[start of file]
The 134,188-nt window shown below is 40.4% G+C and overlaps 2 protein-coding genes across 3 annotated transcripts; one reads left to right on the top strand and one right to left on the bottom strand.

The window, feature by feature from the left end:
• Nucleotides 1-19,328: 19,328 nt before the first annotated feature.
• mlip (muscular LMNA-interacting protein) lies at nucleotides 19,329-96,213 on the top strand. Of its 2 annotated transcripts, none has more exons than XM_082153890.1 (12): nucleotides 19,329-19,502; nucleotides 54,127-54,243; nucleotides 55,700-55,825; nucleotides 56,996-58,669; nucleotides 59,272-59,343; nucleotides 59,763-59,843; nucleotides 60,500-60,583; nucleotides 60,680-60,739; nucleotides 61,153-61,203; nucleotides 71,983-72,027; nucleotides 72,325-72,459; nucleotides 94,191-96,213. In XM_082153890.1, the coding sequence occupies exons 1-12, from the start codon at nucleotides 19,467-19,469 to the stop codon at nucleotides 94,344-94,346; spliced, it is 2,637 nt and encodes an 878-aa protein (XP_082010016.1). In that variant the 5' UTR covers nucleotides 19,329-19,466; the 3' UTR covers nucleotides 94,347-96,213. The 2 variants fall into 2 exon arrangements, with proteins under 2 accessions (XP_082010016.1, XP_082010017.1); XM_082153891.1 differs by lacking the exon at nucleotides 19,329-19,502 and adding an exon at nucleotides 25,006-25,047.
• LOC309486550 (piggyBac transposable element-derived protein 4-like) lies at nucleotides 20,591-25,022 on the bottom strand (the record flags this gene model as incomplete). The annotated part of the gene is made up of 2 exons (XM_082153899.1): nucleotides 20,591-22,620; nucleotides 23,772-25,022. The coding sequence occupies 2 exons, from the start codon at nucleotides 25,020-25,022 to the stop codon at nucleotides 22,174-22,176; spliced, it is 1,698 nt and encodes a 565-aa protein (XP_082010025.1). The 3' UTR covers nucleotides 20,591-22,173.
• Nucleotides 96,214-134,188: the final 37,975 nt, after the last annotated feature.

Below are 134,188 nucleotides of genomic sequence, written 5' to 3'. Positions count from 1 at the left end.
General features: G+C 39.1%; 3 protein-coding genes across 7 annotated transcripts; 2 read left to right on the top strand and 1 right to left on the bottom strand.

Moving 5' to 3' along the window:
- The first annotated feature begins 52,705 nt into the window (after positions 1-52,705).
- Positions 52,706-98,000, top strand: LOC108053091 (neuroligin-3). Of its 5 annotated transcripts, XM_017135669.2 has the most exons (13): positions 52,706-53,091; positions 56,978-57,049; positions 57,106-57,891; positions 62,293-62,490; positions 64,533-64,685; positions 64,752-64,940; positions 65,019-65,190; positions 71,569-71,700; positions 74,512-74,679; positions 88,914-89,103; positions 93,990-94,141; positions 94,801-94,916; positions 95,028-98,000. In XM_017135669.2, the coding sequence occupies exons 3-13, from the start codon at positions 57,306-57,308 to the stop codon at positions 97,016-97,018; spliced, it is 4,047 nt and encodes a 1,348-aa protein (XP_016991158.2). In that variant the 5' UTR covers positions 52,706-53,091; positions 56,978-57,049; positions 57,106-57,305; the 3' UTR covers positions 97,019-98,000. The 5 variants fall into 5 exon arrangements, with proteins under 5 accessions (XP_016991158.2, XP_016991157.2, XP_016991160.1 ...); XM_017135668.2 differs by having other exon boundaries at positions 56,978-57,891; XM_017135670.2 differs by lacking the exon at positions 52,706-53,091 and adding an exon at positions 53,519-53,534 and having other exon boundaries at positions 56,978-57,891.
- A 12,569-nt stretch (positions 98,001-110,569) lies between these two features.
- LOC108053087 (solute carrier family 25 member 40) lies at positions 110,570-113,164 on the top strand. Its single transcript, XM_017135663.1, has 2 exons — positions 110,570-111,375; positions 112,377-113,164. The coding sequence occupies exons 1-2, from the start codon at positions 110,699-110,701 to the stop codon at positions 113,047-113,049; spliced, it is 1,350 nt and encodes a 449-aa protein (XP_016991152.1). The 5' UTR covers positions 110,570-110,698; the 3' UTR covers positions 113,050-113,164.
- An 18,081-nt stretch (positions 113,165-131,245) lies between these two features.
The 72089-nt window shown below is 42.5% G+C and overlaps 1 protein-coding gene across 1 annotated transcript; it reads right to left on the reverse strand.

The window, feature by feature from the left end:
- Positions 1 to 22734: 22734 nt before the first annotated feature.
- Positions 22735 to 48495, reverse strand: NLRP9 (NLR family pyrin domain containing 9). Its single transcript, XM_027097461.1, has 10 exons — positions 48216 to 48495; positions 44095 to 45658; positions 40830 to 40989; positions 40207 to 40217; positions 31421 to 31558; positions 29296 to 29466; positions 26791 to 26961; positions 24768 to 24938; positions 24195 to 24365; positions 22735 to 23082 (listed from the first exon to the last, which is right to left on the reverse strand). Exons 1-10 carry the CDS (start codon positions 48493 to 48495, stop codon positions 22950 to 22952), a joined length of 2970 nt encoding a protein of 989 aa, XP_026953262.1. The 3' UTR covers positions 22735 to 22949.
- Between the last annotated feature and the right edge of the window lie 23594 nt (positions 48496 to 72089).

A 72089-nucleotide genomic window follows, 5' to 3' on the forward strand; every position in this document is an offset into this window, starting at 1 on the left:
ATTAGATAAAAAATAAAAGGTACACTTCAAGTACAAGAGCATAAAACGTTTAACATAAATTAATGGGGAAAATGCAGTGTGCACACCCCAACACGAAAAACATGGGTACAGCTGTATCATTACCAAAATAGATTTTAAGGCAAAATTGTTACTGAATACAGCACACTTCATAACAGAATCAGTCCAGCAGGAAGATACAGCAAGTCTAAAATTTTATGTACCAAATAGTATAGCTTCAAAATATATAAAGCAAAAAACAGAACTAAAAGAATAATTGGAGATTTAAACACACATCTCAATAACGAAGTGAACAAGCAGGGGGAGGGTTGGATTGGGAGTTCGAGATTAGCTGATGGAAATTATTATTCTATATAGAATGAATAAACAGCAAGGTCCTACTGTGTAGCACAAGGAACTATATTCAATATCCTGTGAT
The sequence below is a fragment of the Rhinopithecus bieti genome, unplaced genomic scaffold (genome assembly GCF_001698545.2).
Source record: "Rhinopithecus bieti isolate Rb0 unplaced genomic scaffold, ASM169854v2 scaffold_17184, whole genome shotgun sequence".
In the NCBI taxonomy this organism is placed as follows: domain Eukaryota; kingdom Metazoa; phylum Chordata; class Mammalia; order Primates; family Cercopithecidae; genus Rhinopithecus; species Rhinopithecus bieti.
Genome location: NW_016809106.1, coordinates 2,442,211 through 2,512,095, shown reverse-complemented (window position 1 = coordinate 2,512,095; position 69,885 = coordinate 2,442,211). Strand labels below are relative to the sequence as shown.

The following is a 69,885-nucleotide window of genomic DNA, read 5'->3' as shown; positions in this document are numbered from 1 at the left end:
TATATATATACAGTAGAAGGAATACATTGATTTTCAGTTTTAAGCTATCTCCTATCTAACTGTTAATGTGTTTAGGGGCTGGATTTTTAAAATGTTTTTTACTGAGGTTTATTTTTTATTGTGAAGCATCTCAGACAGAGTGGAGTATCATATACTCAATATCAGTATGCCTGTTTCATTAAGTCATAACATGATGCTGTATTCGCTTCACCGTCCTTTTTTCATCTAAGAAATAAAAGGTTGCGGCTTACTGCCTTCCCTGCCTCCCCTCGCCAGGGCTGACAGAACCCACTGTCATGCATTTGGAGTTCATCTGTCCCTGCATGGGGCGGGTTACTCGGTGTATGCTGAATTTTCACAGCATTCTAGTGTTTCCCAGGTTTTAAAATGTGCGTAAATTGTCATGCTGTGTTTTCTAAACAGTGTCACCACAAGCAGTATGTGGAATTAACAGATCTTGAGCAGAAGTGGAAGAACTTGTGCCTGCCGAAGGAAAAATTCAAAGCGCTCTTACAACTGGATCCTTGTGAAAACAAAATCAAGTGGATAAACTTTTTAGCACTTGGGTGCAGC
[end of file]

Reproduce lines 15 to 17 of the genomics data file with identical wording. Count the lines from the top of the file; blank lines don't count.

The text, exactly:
The 72089-nt window shown below is 42.5% G+C and overlaps 1 protein-coding gene across 1 annotated transcript; it reads right to left on the reverse strand.

The window, feature by feature from the left end:
- Positions 1 to 22734: 22734 nt before the first annotated feature.